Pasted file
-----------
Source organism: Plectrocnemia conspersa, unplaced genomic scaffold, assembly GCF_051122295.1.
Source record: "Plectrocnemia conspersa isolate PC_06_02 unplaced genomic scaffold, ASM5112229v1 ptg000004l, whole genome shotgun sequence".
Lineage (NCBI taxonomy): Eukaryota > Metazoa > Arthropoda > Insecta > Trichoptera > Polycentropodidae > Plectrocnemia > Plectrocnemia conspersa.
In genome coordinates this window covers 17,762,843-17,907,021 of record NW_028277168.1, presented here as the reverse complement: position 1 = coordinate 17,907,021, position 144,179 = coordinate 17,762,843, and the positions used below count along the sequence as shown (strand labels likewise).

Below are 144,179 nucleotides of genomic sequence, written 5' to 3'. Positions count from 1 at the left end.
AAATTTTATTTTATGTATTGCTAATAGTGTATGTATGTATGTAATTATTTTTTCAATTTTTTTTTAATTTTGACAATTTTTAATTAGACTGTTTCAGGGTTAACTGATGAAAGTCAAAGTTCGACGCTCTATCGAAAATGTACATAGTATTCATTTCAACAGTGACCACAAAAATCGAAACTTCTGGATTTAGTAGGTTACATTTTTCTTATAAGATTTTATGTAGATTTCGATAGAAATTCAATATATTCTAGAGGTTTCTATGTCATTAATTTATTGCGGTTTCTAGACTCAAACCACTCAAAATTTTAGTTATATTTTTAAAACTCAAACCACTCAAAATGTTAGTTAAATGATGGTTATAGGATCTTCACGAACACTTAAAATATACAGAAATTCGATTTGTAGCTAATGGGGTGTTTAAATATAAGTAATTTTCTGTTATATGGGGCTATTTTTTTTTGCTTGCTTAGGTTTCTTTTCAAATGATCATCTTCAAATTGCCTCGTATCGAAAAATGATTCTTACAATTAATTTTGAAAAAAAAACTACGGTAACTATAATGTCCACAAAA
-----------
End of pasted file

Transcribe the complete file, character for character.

Source organism: Plectrocnemia conspersa, unplaced genomic scaffold, assembly GCF_051122295.1.
Source record: "Plectrocnemia conspersa isolate PC_06_02 unplaced genomic scaffold, ASM5112229v1 ptg000004l, whole genome shotgun sequence".
Lineage (NCBI taxonomy): Eukaryota > Metazoa > Arthropoda > Insecta > Trichoptera > Polycentropodidae > Plectrocnemia > Plectrocnemia conspersa.
In genome coordinates this window covers 17,762,843-17,907,021 of record NW_028277168.1, presented here as the reverse complement: position 1 = coordinate 17,907,021, position 144,179 = coordinate 17,762,843, and the positions used below count along the sequence as shown (strand labels likewise).

Below are 144,179 nucleotides of genomic sequence, written 5' to 3'. Positions count from 1 at the left end.
AAATTTTATTTTATGTATTGCTAATAGTGTATGTATGTATGTAATTATTTTTTCAATTTTTTTTTAATTTTGACAATTTTTAATTAGACTGTTTCAGGGTTAACTGATGAAAGTCAAAGTTCGACGCTCTATCGAAAATGTACATAGTATTCATTTCAACAGTGACCACAAAAATCGAAACTTCTGGATTTAGTAGGTTACATTTTTCTTATAAGATTTTATGTAGATTTCGATAGAAATTCAATATATTCTAGAGGTTTCTATGTCATTAATTTATTGCGGTTTCTAGACTCAAACCACTCAAAATTTTAGTTATATTTTTAAAACTCAAACCACTCAAAATGTTAGTTAAATGATGGTTATAGGATCTTCACGAACACTTAAAATATACAGAAATTCGATTTGTAGCTAATGGGGTGTTTAAATATAAGTAATTTTCTGTTATATGGGGCTATTTTTTTTTGCTTGCTTAGGTTTCTTTTCAAATGATCATCTTCAAATTGCCTCGTATCGAAAAATGATTCTTACAATTAATTTTGAAAAAAAAACTACGGTAACTATAATGTCCACAAAA